The Dragon roars in Manchester #CW113
A devastating finish in round, Mason Jones is the NEW lightweight champion! pic.twitter.com/rDRPR9LPgf — Cage Warriors (@CageWarriors) March 20, 2020
It was not so long ago that the coronavirus seemed a distant threat to Britain and its flourishing mixed martial arts scene. For those in this country, as was the case with much of the world, the first association between the virus and MMA was Joanna Jedrzejczyk’s much-maligned social media meme back in January, which led up to her UFC 248 strawweight title clash with China’s Weili Zhang. The mock-up poster depicted the divisive Jedrzejczyk posing behind her Chinese adversary in a gas mask.
Fast forward two months, and the China-originating virus is now endemic across much of the globe. The consequence has been that spectator sports have been put on hold for the foreseeable future. Here in the United Kingdom, soccer has been suspended until further notice; and the annual Six Nations rugby tournament is also off. Not only have these staples of the British sporting calendar disappeared, but there is no tennis, no horse racing and no motor sports, such has been the fear that the virus could spread in the confined stands. In this post-Apocalyptic sporting landscape, it was with bated breath that MMA fans awaited the fate of UFC Fight Night 171, which was scheduled to take place at the O2 Arena on Saturday in London.
In defiance of the virtual disintegration of professional sports, outspoken Ultimate Fighting Championship President Dana White gave British MMA fans a modicum of belief that the event might go ahead. After all, UFC Fight Night 170 on March 14 in Brasilia, Brazil, did so, albeit without media or spectators present. Any hope that the same would occur over here were dashed when White stated the show would be moved stateside due to travel restrictions announced by United States authorities. In the immediate aftermath of his statement, Birmingham, England-based Leon Edwards, who was poised to headline opposite Tyron Woodley, cited the virus in announcing his withdrawal. From there, matters rapidly headed south, with more fighters pulling out. When America banned flights from the UK, White was forced to cede and cancel the event altogether. The consequence for British MMA? There is a real possibility that the Las Vegas-based promotion will not be visiting the UK in 2020.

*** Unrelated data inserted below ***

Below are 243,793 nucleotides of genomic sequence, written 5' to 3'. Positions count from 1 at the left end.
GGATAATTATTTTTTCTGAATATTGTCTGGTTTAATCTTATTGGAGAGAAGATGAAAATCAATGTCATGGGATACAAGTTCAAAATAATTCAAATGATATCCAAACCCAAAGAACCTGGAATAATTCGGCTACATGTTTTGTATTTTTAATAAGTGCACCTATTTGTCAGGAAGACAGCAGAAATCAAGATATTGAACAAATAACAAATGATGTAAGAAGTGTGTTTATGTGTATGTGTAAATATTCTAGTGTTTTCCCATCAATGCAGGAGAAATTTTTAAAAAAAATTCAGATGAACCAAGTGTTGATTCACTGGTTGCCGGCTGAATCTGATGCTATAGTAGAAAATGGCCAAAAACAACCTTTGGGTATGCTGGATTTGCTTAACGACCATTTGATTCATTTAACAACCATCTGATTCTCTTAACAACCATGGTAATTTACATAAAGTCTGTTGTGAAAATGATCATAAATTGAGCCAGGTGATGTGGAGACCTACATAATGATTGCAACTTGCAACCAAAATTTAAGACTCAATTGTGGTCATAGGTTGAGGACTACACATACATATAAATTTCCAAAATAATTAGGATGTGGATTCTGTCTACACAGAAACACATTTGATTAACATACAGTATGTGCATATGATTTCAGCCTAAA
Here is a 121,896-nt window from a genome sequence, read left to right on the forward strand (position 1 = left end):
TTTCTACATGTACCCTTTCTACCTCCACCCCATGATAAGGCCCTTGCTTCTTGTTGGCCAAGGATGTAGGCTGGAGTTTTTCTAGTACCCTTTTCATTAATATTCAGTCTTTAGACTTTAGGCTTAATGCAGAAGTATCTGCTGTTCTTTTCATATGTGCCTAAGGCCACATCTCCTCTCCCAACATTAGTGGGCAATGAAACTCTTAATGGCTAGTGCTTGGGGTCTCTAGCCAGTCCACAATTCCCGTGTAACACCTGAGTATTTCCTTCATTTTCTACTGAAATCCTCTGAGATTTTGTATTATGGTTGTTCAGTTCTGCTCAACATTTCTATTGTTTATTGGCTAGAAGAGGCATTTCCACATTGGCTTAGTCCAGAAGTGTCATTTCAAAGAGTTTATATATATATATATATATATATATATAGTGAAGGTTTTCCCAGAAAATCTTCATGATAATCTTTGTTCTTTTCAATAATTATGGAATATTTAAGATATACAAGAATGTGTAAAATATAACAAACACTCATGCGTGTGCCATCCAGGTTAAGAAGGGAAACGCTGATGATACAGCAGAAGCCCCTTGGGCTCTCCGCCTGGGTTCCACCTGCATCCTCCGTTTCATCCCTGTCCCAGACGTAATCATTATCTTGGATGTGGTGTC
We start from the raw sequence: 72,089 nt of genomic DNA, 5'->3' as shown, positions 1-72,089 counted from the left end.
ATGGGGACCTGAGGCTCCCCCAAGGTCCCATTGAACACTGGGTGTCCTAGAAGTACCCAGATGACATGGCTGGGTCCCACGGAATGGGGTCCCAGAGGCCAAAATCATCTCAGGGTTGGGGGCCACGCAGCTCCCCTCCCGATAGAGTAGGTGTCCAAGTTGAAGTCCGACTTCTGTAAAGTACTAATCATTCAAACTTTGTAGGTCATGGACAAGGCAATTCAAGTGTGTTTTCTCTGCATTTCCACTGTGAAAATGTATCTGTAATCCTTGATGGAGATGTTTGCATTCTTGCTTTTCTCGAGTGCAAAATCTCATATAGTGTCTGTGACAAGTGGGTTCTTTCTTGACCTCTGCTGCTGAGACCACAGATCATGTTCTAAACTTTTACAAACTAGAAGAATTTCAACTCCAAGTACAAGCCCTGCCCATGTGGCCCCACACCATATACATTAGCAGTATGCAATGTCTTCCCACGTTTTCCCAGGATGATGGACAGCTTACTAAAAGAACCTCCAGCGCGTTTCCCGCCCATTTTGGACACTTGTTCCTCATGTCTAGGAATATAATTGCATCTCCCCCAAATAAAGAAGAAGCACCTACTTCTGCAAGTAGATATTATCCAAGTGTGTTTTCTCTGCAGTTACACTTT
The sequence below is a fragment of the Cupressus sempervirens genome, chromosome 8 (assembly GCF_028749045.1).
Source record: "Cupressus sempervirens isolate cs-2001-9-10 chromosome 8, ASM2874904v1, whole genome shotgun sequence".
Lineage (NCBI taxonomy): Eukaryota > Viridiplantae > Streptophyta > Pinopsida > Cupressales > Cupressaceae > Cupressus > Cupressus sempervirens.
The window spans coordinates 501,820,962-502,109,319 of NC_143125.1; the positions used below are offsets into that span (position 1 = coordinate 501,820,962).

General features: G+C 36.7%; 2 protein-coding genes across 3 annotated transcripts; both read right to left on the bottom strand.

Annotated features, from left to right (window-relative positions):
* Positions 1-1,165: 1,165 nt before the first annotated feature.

One man’s loss is another man’s gain. To the surprise of many and the consternation of some, Cage Warriors Fighting Championship moved forward with its closed-doors event on Friday at the BEC Arena in Manchester, England. While the impact of the virus has taken its inevitable toll—three fights were cancelled—Cage Warriors 113 was bolstered by a new headliner comprised of athletes transferred from the cancelled UFC Fight Night 171 card: a middleweight clash pitting Darren Stewart against Bartosz Fabinski. While some will view the organization’s decision to go ahead in the midst of the Covid-19 pandemic as foolhardy and irresponsible, it is an opportunity for these athletes to earn paychecks. It could be their last for quite a while. With more draconian measures pertaining to containing the virus are being decreed by the UK government daily, one envisages that hosting sporting events will be impossible—and illegal—within days.